Do you remember when Indians captured the land? Or the mystery of the two legends? Remember when things were done in eights? Well, here at Pizazz Palace these things are still alive and well. It's run by a trio of hucksters known as Pizazz. Four albums deep in the "hag"-mire of their hometown, Pizazz is full of ginseng tea and blueberry donuts and loungin' and 'laxin' even now as Circus magazine is putting their 15-page article to press.

But who is Pizazz? Shame on you. Even though they are shrouded in mystery, dwelling in the basement of Pizazz Palace, making their own food and paper, you just should know. Everyone else does (it's Jim from the Feebs, Mike from The Throats, and another member.) But I guess you don't. Well, there you go.

Originally a duo, they burst onto the "scene" in the brutal winter of '96. Recorded in two ordinary days in January, I Like to See My Friends on the Outside, But I Hate to Leave My Friends on the Inside is a little piece of magic. Declared an instant classic, or Insta-Class'c, their first album still excites its listeners today.

Recorded in the damp windy autumn of 96, Stepper, their third album, but really, their first, reintroduced the former duo as a trio with the addition of the drummer. Stepper, helped along by soft rock's favorite nephew, Jim B., immediately became the band's new watermark, as opposed to the old one, which was usually down the front of Mike's shirt. With this album, they seemed to be announcing to the world, "Step Into This!" But the world stepped elsewhere.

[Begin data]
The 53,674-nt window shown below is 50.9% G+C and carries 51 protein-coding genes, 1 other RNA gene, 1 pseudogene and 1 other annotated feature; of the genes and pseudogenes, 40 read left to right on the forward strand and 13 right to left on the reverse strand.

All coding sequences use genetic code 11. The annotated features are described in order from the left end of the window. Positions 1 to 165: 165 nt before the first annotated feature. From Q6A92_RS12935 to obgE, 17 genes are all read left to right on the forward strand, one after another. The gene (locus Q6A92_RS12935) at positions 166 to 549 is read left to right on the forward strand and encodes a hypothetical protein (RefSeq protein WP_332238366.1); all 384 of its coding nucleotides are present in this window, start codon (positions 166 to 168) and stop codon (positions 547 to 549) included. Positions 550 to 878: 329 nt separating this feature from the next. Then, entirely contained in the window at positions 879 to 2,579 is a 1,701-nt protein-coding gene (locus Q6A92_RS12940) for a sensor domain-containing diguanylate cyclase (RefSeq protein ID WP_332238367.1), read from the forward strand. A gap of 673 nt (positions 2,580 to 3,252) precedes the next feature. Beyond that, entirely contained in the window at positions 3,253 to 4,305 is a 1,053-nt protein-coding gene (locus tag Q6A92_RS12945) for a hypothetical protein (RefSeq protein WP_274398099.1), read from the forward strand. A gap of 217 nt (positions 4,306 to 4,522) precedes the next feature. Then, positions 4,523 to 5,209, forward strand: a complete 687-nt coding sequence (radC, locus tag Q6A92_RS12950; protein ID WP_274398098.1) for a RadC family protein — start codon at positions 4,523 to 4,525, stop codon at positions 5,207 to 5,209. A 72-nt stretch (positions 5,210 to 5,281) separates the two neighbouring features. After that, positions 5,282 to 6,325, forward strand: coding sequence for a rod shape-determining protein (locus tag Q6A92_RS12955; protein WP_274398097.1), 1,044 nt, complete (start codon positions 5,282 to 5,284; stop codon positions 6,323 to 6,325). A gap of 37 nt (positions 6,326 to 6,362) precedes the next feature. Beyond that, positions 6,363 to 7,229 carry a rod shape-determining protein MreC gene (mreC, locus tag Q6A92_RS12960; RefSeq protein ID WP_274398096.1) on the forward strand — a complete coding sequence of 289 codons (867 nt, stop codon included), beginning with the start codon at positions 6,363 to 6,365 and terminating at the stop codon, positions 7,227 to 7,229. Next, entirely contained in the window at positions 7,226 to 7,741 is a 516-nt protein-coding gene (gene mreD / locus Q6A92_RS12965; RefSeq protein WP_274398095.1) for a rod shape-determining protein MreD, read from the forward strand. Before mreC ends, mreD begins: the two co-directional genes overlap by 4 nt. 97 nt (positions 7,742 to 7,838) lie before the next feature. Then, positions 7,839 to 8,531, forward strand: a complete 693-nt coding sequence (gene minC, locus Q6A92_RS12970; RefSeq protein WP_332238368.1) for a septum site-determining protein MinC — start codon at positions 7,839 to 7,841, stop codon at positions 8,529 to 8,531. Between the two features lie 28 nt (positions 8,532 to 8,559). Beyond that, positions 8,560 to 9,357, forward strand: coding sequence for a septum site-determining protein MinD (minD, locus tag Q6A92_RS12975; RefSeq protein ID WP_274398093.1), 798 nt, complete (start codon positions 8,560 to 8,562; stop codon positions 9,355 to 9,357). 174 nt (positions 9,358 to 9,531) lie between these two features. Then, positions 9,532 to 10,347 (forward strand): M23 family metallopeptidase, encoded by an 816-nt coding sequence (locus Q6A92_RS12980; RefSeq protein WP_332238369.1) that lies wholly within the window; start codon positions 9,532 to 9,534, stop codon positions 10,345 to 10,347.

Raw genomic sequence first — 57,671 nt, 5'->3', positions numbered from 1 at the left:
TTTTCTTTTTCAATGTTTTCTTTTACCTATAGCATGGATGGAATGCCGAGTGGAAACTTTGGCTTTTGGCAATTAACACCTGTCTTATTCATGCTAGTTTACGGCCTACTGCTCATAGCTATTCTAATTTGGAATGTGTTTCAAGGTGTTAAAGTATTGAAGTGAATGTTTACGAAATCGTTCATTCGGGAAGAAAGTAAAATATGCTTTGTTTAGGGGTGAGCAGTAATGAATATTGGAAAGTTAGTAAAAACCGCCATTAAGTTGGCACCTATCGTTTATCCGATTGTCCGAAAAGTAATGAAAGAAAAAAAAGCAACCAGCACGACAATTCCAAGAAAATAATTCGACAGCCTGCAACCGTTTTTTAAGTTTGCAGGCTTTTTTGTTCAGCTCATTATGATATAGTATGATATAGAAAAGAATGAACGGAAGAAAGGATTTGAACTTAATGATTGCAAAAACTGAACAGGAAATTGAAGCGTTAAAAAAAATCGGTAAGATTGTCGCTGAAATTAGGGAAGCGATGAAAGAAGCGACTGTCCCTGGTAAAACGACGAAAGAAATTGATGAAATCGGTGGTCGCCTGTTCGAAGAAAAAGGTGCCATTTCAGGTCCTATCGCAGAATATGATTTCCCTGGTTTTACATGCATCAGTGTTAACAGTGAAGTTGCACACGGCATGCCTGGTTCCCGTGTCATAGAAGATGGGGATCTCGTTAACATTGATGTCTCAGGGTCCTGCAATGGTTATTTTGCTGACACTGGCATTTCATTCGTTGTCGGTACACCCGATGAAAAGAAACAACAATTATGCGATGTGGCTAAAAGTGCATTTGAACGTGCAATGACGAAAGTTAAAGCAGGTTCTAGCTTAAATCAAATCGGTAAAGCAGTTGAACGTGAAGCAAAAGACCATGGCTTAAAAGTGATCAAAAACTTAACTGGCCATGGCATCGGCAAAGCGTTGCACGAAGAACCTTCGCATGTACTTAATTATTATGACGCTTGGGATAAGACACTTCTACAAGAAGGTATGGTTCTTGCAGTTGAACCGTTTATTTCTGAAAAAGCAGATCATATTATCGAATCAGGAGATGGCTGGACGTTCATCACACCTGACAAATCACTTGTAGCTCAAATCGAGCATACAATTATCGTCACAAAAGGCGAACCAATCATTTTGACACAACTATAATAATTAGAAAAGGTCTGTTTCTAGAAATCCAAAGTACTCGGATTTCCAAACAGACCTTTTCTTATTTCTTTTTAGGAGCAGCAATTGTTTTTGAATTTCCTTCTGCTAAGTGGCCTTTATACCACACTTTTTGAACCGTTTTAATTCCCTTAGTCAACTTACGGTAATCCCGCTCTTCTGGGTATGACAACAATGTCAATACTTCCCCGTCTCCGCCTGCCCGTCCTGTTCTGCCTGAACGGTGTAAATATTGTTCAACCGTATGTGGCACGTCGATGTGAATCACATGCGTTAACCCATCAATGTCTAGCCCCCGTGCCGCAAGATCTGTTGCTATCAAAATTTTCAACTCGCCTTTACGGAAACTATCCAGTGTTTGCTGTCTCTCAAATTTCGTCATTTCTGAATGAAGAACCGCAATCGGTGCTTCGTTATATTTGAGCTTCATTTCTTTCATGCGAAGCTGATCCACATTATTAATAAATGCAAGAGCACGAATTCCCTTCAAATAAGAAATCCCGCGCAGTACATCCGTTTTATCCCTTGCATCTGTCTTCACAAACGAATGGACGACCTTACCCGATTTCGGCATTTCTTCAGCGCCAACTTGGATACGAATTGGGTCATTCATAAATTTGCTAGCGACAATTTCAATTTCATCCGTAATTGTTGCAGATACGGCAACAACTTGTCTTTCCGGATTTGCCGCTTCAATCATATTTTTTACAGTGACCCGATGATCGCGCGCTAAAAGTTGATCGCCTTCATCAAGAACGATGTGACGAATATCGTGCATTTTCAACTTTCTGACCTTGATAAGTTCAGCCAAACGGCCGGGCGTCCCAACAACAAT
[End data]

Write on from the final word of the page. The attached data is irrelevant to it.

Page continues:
And Pizazz fell silent. And asleep. I can guarantee that.

And then? Yes, what? In early March 1998, the familiar, yet unique, the uniquely original familiar sound of Pizazz drifted up the basement stairs of Little Ease Studios. The chords were typical, C’s and Am’s, but in a different order of expulsion, and the drums were tighter, EVEN MORE HYPNOTIC. Pizazz was discovering “its sound.” Too bad it was a sound whose appeal does not extend beyond a one-block radius. Downstairs, Pizazz was building the body of Francis, their 18-song folkrockindiepop masterpiece. With nods to Brain Wilson, Halo Benders, Carol King and Ass Ponys, you’d think it would‘ve sucked. Au contraire, Martin Guerre, they’d returned.

But where does one go upon reaching the top? Well, if you were a grade school Beatle fan like me you’d know one goes to the very top, or the toppermost of the tippy-top or something, I don’t really remember, it was a long time ago. Wherever it one goes beyond the top, Pizazz went there with their next album. Originally conceived to be a double-album concept album, like Paradise Theatre or Dancing On the Ceiling, St. Donny excluded all the padding and filler that would have placed it in the pantheon of the above-mentioned opuses (opi?). The result? A hauntingly magnetic opera of sorts. Pizazz was maturing, just like those duck eggs (and the baby ducks) Mrs. Lynn had us bring home in the third grade. In fact, it’s a LOT like that.

And Pizazz fell silent. And asleep. I can guarantee that.

But they woke up long enough in one wintry day in 1999 to record the e.p. Snow Day. The whole band, you see, was off from work that day because of snow. Isn’t that great? And aren’t we lucky?

Anything else from Pizazz? There is of course the myth of the Unretrievable Songs, lost, legend has it, in the silvery silent grooves of an unreadable CD-R. No more is known.

All material herein ©1998-2001 Pizazz/Big Casserole Records/Maxrat. All rights reserved.